The siege of Attard… and Malta

Policies based on the now and with no view of the future. Policies which are a continuation of the development frenzy and car-centred transport policies of the past 30 years or so

As soon as you read the title, you might ask why Attard and not somewhere else? Why not the Siege of Pembroke, or why not mention the proposal for a yacht marina in Marsaskala, making the sea unsuitable for swimming? What about fortifications such as Ricasoli going to ruins? Or trees chopped down to make way for traffic? The answer is simple: what’s been happening in Attard is emblematic of what’s happened and what’s happening all over Malta and Gozo. The causes and the effects are the same. The mindset behind the ‘siege’ is one: greed, short-sightedness and a huge lack of policy foresight.

The siege, even though some opportunists and political prostitutes try to make us forget, started quite some time ago. When things had seemingly settled along came the 2006 Nationalist Cabinet and at a stroke of a pen declared two million square metres of land all over the country as land for development. They called it ‘rationalisation’. They also allowed whole zones of already existing buildings to be torn down and turned into flats. Three storeys plus penthouse.

Not to be outdone, and when things had stared settling down again, the new Labour government, increased building heights once again. Those who donated hundreds of thousands of euros to the Nationalists are now in bed with Muscat. One can imagine the effects on infrastructure and traffic of such decisions designed to please their masters. Since Attard is my example, I’ll just mention dug-up streets, and the explosion in traffic and cars, not to mention increased flooding since there isn’t even the political will to ensure that all buildings collect rainwater from their roofs.

A new phase of the siege is the crazy, short-sighted and frankly grossly irresponsible idea to build and widen roads. The Buqana-Attard Central Link road is a case in point. A whole chunk of Attard will become a huge roundabout. A high-speed road will pass a few feet from residences. More roads will induce more and more traffic. The reality is that Minister Ian Borg and his coterie are taking the easy way out. Like their predecessors, they do not want to grab the bull by the horns.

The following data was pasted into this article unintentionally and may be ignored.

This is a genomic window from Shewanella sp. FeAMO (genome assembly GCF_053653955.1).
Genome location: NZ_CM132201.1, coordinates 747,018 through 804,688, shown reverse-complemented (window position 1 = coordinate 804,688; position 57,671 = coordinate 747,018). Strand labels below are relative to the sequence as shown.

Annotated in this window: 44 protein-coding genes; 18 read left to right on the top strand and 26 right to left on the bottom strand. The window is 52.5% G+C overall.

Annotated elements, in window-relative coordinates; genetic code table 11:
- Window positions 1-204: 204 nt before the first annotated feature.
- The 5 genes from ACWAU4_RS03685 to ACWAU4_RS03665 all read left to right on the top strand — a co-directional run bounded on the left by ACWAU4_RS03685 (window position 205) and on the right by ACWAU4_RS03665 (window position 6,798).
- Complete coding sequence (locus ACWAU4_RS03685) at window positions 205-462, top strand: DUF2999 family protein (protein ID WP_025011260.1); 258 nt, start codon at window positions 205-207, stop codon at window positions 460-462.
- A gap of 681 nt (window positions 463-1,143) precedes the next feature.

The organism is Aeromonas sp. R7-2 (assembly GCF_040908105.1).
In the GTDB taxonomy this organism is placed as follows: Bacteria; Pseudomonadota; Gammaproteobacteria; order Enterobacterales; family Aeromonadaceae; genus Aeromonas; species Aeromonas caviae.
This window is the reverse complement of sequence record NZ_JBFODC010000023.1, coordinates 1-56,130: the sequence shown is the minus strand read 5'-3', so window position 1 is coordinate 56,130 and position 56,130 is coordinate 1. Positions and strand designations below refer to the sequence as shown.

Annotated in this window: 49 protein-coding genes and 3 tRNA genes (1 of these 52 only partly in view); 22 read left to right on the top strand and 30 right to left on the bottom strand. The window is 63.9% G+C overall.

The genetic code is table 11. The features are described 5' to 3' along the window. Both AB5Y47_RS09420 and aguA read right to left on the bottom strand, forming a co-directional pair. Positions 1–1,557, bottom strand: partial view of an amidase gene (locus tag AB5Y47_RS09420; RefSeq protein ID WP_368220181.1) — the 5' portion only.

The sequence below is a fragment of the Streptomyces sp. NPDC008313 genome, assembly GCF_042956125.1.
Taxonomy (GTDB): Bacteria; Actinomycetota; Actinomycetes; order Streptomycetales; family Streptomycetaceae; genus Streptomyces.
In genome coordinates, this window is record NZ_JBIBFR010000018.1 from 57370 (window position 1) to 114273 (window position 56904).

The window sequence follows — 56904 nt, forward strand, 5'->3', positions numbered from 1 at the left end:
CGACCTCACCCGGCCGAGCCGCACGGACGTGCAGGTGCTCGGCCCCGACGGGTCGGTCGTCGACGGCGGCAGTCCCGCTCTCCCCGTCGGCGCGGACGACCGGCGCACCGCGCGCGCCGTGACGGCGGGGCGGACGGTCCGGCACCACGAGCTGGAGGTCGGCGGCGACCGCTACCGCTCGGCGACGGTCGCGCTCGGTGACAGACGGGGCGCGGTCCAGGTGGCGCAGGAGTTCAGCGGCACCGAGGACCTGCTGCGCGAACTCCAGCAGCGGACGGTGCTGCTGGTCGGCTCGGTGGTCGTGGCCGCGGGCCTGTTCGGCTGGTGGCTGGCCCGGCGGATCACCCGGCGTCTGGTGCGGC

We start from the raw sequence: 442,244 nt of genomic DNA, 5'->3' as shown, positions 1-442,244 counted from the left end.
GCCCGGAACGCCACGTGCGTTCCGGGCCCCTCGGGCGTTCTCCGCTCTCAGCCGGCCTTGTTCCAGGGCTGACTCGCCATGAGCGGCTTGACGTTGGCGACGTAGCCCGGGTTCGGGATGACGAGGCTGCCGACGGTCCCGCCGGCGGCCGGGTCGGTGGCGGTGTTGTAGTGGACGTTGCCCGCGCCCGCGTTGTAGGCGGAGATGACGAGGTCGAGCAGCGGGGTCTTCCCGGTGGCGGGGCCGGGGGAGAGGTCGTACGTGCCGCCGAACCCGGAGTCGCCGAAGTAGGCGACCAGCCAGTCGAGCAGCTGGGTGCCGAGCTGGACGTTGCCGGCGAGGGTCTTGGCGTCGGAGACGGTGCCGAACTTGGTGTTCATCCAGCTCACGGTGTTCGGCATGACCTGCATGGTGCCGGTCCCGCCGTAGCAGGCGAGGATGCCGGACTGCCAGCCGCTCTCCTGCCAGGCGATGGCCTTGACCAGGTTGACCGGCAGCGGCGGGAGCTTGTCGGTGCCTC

Ian Borg is ignoring government’s own strategy on transport. Decreasing and discouraging the use of private cars is the only policy option that makes sense. For all the pollution brought about by cruise liners and ships, which can and should be solved, the elephant in the room is the amount of cars in this countrywhich makes them the principle source of pollution. Government is leaving the public transport operator alone, trying to offer a service in traffic clogged streets. As for alternative means of transport, we are light years away it seems, from making roads people friendly and encouraging a shift to clean transport options. If Borg wants something less controversial he should implement the park-and-ride schemes mentioned in the Transport Strategy. Or maybe he can start by making government employees working in Valletta use public transport, or government-organised mass transport. However, the only thing Ian Borg is interested in, is increasing traffic, increasing pollution and avoiding courageous policy initiatives. The result is a siege of traffic and pollution.

The third stage of the siege of Attard is the promised car race track in Ta’ Qali. Labour promised Ta’ Qali, and the Nationalists, not to be outdone promised Ħal Far. Given the small size of the island, the Nationalists promised to disturb a predominantly Labour area, while Labour, a predominantly Nationalist area – tribalism at its very best. Here again, PL and PN do not have the proverbial balls to explain that there are limits to what can be done in such a small country. While others have the luxury of distance, we do not. Obviously, the plans for a race track come with a hotel and a conference centre, the usual ‘viability’ argument. Should the track go ahead, the distances are so small there that residents of Attard, Mosta and parts of Rabat will have to bear the noise. Not to mention turnng a relatively tranquil Ta’ Qali into another urbanised site. Children playing in Ta’ Qali will be relegated to a ‘roundabout’ around which cars whizz past. Leave Ta’ Qali alone for heaven’s sake. But probably Prime Minister Muscat has to keep his promises – made to a few at the expense of everyone else.

This siege of Attard is emblematic of the siege of the whole country. The raving and ranting about Malta as some kind of Dubai, or more recently, Monaco, is what is driving these short-sighted policies. Policies based on the now and with no view of the future. Policies which are a continuation of the development frenzy and car-centred transport policies of the past 30 years or so. In the meantime, we are expected to shut up and bear it all, because the economy is doing oh so bloody well. Forget people being priced out of their homes, the market rules!

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